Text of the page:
Can You Guess How Would Space Smell Like?

Can You Guess How Would Space Smell Like?

NASA developed the smell of space in a lab to help train astronauts before launching into orbit, but the scent has been ‘trapped behind red tape and bureaucracy’ for nearly a decade’ – until now.

The Eau de Space team was able to get their hands on it and have recreated the formula into a bottled fragrance.

The firm pooled records of astronauts describing the aroma of the final frontier, which is a mixture of seared steak, raspberries and rum.

However, the scents have been optimized and can be worn safely ‘if you like the smell.’

Steve Pearce, a chemist, was originally contracted by NASA in 2008 to recreate the smell of space in a lab, CNN reports.

He used notes from astronauts about their experience to develop the scent, which was used to in training before the space fairing heroes launched into orbit.

NASA had hoped exposing them to the aroma of space would ease the mission and eliminate any surprises when they stepped outside of the craft and into the dark abyss.

Tony Antonelli, a retired NASA astronaut who flew aboard the Space Shuttle Discovery in 2009, still remembers the day he opened the hatch while in space for the first time.

‘I was completely blown away, after a decade of training no one told me space smells,’ he said in a video interview.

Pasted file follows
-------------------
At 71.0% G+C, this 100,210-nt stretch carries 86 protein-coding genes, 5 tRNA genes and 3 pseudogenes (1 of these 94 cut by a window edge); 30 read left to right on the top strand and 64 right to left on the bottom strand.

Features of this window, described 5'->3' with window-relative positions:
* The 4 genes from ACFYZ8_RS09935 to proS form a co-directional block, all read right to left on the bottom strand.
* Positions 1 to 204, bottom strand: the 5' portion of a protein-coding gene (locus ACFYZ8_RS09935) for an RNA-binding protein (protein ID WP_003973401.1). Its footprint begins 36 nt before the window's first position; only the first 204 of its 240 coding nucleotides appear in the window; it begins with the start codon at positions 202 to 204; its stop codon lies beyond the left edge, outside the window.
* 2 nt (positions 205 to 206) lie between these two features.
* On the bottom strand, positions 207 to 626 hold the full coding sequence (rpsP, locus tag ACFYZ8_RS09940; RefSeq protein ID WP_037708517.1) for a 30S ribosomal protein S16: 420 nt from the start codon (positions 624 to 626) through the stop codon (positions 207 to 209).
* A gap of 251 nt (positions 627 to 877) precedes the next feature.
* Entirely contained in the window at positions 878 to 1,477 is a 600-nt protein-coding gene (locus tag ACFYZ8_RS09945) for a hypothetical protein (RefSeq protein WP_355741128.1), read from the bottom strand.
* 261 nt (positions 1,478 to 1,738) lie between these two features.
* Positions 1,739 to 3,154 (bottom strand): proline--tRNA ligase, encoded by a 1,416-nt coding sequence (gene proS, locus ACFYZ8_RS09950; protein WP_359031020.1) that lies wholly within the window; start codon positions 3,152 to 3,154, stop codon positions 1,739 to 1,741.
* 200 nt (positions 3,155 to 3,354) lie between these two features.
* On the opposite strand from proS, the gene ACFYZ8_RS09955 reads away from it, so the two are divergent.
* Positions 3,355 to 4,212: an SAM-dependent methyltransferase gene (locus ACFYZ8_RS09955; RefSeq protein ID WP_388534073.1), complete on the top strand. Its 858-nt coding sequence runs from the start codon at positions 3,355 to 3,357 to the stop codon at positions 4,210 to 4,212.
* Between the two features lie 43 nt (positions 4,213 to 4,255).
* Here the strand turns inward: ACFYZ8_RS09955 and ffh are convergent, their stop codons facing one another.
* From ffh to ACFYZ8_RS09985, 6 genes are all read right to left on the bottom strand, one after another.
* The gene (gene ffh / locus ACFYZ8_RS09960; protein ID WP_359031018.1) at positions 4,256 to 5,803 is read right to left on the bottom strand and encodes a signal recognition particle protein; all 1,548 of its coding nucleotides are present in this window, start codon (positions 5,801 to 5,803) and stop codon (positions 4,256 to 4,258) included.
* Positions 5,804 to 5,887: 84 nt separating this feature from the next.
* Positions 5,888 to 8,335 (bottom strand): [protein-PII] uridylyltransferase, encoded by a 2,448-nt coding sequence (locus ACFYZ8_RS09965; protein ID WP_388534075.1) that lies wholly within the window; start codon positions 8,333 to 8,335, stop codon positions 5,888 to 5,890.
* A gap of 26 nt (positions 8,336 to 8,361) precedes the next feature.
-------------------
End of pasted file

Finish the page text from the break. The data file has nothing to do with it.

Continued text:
‘The smell was strong and unique, nothing like anything I have ever smelled on Earth before.’

‘Some kind of metallic mixture of other things that I just didn’t know how to describe.’

Astronaut Don Pettit also described the smell back in 2003: ‘It is hard to describe this smell; it is definitely not the olfactory equivalent to describing the palette sensations of some new food as ‘tastes like chicken.’

‘The best description I can come up with is metallic; a rather pleasant sweet metallic sensation.

‘It reminded me of my college summers where I labored for many hours with an arc welding torch repairing heavy equipment for a small logging outfit.’

‘It reminded me of pleasant sweet smelling welding fumes. That is the smell of space.’

It took Pearce four years to recreate this odor in a lab, which had been locked away for about 10 years.

‘Through sheer determination, grit, a lot of luck, and a couple of Freedom of Information Act (FOIA) requests, we got it,’ reads Eau de Space’s Kickstarter campaign.

Consumers can purchase a four ounce bottle on the site that contains ‘outer space, comet juice.’

The company developed  Eau de Space with the goal of sparking interest in STEM learning for K-12 students.

The team is also looking into releasing a fragrance called Smell of the Moon based on the excitement around Eau de Space.

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